Depression

Risk Factor for Those with Heart Disease Increases When Combined With Depression

Medical experts say that adding stress and major depression to existing heart disease leads to a heightened risk of heart attack or death.

A Columbia University Medical Center study looked at nearly 4,500 patients with a diagnosis of heart disease. All the patients in the study were at least 45 years old and were surveyed several times over a five year time span. During home visits researchers asked patients questions designed to evaluate stress level or degree of depression during the week prior.

Researchers then followed up the series of questionnaires six years later. In that period, 1,337 patients had died due to heart attack and six percent were experiencing a high degree of stress or severe depression. Researchers then compared the high depression and stress patients with the lower level patients. They discovered a 48 percent higher chance of heart attack within 2.5 years of their first home survey for those who reported high depression and high stress.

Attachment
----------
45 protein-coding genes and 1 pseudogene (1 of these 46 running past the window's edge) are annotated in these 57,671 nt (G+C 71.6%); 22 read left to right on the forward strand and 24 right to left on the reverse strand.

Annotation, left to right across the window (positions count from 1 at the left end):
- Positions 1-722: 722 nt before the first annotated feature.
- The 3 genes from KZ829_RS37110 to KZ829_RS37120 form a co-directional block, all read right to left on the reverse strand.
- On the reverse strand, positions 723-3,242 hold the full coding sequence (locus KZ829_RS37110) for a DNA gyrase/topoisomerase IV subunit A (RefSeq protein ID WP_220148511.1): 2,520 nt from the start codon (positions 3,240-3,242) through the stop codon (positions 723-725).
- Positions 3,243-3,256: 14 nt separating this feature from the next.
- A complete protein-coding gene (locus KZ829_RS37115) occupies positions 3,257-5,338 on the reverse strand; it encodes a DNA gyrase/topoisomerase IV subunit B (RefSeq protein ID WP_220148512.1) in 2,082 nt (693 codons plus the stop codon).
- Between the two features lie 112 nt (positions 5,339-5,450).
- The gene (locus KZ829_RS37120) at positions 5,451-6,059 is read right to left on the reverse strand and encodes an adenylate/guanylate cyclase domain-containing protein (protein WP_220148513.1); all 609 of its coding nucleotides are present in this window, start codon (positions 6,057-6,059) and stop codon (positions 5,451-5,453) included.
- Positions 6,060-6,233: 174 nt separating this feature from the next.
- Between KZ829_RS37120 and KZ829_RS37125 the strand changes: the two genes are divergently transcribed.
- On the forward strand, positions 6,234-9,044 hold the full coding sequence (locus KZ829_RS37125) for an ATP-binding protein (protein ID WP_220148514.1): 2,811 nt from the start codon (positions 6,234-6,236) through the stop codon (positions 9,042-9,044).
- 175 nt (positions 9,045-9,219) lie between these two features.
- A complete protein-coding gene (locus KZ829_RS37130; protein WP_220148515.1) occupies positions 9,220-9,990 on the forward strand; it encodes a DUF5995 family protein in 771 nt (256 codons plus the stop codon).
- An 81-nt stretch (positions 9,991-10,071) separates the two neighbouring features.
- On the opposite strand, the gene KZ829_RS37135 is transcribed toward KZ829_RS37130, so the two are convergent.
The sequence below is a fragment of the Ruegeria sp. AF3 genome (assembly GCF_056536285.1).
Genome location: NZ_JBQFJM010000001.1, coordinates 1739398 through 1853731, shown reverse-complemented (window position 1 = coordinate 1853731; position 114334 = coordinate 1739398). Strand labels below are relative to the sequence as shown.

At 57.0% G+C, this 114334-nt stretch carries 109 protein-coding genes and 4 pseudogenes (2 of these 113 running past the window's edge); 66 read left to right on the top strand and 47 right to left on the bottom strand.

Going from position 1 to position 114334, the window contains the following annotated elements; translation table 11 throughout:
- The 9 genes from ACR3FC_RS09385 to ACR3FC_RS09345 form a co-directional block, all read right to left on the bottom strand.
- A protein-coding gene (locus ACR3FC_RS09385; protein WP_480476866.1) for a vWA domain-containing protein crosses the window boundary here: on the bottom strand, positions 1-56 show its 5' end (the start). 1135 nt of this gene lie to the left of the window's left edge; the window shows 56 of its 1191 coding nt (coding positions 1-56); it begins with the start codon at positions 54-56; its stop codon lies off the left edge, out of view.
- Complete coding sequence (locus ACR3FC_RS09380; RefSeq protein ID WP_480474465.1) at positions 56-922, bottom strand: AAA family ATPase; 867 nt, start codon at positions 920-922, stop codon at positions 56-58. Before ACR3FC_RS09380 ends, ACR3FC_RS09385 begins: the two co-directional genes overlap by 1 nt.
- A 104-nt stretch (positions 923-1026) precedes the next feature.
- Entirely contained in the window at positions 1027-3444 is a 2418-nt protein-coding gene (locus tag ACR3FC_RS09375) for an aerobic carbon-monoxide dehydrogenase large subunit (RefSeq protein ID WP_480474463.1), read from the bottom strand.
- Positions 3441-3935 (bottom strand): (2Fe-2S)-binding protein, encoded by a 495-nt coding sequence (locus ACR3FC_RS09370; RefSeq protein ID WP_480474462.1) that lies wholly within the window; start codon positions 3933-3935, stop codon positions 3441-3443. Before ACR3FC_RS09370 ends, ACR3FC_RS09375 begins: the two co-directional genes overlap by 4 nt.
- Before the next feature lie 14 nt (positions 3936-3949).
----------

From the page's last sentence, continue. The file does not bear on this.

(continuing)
This means that adding stress and depression to an existing heart condition could be a deadly combination. While many patients with chronic health conditions (like heart disease) face depression or stress, these conditions can be managed. With help, patients can learn to cope with stress in ways that lower its severity. Depression also can be treated.

If you have heart disease and are feeling tense or depressed, this could be a serious combination. While you’re not unusual for facing these problems, you don’t have to continue this way. You can learn to manage them. At Family Guidance Center we know how to help. Don’t just accept a risky mix of chronic illness and depression or stress. Call us and come see how you can learn to manage triggers and return to quality of life.